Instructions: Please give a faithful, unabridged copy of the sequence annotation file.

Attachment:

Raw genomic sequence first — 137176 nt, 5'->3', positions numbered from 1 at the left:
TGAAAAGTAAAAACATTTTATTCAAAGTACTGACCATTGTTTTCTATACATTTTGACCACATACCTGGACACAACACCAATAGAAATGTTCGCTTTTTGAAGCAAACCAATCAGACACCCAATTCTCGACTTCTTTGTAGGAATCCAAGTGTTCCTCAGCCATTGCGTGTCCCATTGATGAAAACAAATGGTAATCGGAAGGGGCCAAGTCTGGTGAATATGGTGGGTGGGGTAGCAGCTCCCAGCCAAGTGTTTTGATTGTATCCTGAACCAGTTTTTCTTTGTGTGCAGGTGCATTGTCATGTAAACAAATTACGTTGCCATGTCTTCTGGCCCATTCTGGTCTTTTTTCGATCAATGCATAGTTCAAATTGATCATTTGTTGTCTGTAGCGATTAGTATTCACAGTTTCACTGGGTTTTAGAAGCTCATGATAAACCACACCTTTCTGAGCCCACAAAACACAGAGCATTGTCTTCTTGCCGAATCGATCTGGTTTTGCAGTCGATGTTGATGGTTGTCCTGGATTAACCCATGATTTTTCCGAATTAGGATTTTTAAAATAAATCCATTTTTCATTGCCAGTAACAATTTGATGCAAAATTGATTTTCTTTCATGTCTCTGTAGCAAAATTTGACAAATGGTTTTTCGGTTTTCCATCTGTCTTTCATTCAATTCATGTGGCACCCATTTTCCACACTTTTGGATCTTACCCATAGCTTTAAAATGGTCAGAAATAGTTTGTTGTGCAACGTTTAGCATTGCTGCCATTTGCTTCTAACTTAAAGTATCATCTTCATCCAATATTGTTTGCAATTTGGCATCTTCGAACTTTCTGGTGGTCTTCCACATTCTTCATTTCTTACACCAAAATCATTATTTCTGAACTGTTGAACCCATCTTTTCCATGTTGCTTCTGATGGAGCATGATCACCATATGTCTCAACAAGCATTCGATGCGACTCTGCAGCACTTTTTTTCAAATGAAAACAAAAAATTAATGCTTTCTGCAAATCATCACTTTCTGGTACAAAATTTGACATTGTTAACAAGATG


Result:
Raw genomic sequence first — 137176 nt, 5'->3', positions numbered from 1 at the left:
TGAAAAGTAAAAACATTTTATTCAAAGTACTGACCATTGTTTTCTATACATTTTGACCACATACCTGGACACAACACCAATAGAAATGTTCGCTTTTTGAAGCAAACCAATCAGACACCCAATTCTCGACTTCTTTGTAGGAATCCAAGTGTTCCTCAGCCATTGCGTGTCCCATTGATGAAAACAAATGGTAATCGGAAGGGGCCAAGTCTGGTGAATATGGTGGGTGGGGTAGCAGCTCCCAGCCAAGTGTTTTGATTGTATCCTGAACCAGTTTTTCTTTGTGTGCAGGTGCATTGTCATGTAAACAAATTACGTTGCCATGTCTTCTGGCCCATTCTGGTCTTTTTTCGATCAATGCATAGTTCAAATTGATCATTTGTTGTCTGTAGCGATTAGTATTCACAGTTTCACTGGGTTTTAGAAGCTCATGATAAACCACACCTTTCTGAGCCCACAAAACACAGAGCATTGTCTTCTTGCCGAATCGATCTGGTTTTGCAGTCGATGTTGATGGTTGTCCTGGATTAACCCATGATTTTTCCGAATTAGGATTTTTAAAATAAATCCATTTTTCATTGCCAGTAACAATTTGATGCAAAATTGATTTTCTTTCATGTCTCTGTAGCAAAATTTGACAAATGGTTTTTCGGTTTTCCATCTGTCTTTCATTCAATTCATGTGGCACCCATTTTCCACACTTTTGGATCTTACCCATAGCTTTAAAATGGTCAGAAATAGTTTGTTGTGCAACGTTTAGCATTGCTGCCATTTGCTTCTAACTTAAAGTATCATCTTCATCCAATATTGTTTGCAATTTGGCATCTTCGAACTTTCTGGTGGTCTTCCACATTCTTCATTTCTTACACCAAAATCATTATTTCTGAACTGTTGAACCCATCTTTTCCATGTTGCTTCTGATGGAGCATGATCACCATATGTCTCAACAAGCATTCGATGCGACTCTGCAGCACTTTTTTTCAAATGAAAACAAAAAATTAATGCTTTCTGCAAATCATCACTTTCTGGTACAAAATTTGACATTGTTAACAAGATG